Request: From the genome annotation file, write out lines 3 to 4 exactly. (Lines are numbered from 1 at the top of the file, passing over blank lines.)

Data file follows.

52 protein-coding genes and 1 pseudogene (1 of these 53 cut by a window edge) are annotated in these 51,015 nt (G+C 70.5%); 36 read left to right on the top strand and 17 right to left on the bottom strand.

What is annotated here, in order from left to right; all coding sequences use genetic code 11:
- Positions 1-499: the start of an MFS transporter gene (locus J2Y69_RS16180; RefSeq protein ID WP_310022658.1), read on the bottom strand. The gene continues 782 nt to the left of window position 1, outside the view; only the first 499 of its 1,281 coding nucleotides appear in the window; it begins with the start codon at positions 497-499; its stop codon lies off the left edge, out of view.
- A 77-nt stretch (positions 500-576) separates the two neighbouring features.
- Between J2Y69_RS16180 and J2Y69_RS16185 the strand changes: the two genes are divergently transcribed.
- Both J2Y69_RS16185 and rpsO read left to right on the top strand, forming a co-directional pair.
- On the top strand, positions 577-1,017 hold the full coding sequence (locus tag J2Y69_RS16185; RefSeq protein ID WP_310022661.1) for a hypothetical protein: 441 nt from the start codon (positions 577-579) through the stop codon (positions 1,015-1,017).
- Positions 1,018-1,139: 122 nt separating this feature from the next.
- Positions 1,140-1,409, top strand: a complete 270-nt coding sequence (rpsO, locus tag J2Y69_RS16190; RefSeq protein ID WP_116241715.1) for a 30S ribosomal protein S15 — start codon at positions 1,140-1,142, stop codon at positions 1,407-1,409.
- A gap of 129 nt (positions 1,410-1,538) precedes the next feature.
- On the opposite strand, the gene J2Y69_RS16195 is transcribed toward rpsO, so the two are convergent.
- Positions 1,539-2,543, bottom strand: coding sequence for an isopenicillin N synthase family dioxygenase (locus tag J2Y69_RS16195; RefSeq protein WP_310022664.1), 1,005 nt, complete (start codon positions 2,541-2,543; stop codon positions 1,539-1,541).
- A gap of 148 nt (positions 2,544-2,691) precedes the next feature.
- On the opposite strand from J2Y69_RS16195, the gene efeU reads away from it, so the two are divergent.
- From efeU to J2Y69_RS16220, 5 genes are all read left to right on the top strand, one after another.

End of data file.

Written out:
- Positions 1-499: the start of an MFS transporter gene (locus J2Y69_RS16180; RefSeq protein ID WP_310022658.1), read on the bottom strand. The gene continues 782 nt to the left of window position 1, outside the view; only the first 499 of its 1,281 coding nucleotides appear in the window; it begins with the start codon at positions 497-499; its stop codon lies off the left edge, out of view.
- A 77-nt stretch (positions 500-576) separates the two neighbouring features.